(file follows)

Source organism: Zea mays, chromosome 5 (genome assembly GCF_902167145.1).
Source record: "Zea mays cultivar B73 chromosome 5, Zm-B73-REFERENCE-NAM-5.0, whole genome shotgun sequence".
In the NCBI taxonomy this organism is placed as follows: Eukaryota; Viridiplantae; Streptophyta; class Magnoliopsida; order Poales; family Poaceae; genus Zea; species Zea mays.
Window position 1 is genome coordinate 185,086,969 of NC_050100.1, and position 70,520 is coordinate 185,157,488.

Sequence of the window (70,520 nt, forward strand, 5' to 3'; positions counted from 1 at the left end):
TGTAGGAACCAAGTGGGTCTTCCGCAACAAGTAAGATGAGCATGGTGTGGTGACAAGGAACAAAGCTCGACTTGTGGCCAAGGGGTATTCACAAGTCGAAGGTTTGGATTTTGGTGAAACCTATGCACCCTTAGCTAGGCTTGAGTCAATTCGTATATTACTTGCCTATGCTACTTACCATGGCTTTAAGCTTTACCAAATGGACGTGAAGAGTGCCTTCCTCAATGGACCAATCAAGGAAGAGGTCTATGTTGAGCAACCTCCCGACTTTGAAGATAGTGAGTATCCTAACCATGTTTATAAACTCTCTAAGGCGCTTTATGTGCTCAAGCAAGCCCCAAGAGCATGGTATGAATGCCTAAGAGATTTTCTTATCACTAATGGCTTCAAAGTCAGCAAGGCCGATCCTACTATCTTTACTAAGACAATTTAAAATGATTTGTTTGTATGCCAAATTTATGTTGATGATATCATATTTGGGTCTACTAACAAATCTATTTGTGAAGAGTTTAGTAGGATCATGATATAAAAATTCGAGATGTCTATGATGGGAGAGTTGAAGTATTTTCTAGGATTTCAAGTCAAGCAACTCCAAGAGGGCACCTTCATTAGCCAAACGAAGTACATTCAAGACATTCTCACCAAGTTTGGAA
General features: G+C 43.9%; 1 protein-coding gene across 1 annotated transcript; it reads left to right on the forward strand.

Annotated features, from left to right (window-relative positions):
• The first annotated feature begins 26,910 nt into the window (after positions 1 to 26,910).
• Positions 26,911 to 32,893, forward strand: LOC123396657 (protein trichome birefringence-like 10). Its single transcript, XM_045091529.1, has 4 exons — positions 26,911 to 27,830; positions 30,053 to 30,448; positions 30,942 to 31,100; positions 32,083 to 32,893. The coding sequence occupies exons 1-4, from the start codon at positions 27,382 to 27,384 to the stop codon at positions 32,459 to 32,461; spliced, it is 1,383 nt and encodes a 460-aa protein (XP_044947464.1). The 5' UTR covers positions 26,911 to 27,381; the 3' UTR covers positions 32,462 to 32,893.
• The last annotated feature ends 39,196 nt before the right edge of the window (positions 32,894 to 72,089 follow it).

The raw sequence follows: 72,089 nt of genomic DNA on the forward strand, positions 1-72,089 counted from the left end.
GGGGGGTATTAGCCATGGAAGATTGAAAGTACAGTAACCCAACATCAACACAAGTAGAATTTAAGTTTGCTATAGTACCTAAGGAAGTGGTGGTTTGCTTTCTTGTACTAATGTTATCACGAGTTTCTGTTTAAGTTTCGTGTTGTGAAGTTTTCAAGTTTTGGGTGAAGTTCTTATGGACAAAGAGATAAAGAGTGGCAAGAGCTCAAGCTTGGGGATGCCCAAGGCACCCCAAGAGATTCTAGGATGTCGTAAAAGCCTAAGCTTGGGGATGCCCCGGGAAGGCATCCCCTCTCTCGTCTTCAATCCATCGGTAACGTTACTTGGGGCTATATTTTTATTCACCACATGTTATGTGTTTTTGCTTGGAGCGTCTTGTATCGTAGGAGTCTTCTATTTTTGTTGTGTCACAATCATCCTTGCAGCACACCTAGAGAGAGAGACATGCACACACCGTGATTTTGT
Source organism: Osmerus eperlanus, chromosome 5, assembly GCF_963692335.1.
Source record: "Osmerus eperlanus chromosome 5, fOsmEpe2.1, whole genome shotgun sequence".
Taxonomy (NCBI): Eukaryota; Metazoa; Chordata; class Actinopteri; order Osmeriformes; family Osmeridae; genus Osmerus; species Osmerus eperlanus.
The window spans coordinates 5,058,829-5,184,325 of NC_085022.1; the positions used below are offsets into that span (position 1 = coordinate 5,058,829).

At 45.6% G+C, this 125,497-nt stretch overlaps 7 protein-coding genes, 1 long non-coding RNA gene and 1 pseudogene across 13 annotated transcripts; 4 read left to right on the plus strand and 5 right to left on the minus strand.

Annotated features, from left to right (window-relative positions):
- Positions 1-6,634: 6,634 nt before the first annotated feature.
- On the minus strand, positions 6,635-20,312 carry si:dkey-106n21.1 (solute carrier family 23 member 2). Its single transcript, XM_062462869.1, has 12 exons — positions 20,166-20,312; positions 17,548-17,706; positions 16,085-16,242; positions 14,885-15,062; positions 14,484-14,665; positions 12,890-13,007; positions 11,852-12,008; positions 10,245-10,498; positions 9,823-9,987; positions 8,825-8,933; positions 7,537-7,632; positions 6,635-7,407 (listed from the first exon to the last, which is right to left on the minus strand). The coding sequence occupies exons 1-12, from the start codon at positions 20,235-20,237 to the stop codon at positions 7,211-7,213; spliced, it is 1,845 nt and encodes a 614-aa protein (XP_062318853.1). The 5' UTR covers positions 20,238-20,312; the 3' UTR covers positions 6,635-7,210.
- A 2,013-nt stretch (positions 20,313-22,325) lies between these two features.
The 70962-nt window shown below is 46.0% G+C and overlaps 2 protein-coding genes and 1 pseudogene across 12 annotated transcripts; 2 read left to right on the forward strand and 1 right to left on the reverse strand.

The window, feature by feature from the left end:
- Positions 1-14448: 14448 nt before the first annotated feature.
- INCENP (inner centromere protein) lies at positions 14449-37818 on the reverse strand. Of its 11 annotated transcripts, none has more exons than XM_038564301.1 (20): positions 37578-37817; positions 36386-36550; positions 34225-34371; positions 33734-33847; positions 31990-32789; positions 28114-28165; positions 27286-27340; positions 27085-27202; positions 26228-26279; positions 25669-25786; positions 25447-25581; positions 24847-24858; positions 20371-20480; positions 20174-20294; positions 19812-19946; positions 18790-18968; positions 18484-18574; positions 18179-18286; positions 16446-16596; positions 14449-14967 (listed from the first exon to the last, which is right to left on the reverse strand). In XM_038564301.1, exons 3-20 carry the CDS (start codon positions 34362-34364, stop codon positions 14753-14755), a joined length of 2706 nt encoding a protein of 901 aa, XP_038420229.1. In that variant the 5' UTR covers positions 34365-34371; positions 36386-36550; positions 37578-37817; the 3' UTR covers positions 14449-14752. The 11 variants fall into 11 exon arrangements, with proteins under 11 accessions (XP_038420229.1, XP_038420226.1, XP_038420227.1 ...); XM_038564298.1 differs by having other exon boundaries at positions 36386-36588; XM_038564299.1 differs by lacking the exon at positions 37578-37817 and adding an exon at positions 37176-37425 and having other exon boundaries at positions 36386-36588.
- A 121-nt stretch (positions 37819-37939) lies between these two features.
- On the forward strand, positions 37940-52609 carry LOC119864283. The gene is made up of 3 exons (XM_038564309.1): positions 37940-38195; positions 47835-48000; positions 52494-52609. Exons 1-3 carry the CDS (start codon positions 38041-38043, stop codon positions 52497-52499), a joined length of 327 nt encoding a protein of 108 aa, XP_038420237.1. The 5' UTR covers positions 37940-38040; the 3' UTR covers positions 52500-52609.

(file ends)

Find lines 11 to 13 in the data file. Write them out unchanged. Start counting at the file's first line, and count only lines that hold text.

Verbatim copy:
• The last annotated feature ends 39,196 nt before the right edge of the window (positions 32,894 to 72,089 follow it).

The raw sequence follows: 72,089 nt of genomic DNA on the forward strand, positions 1-72,089 counted from the left end.
GGGGGGTATTAGCCATGGAAGATTGAAAGTACAGTAACCCAACATCAACACAAGTAGAATTTAAGTTTGCTATAGTACCTAAGGAAGTGGTGGTTTGCTTTCTTGTACTAATGTTATCACGAGTTTCTGTTTAAGTTTCGTGTTGTGAAGTTTTCAAGTTTTGGGTGAAGTTCTTATGGACAAAGAGATAAAGAGTGGCAAGAGCTCAAGCTTGGGGATGCCCAAGGCACCCCAAGAGATTCTAGGATGTCGTAAAAGCCTAAGCTTGGGGATGCCCCGGGAAGGCATCCCCTCTCTCGTCTTCAATCCATCGGTAACGTTACTTGGGGCTATATTTTTATTCACCACATGTTATGTGTTTTTGCTTGGAGCGTCTTGTATCGTAGGAGTCTTCTATTTTTGTTGTGTCACAATCATCCTTGCAGCACACCTAGAGAGAGAGACATGCACACACCGTGATTTTGT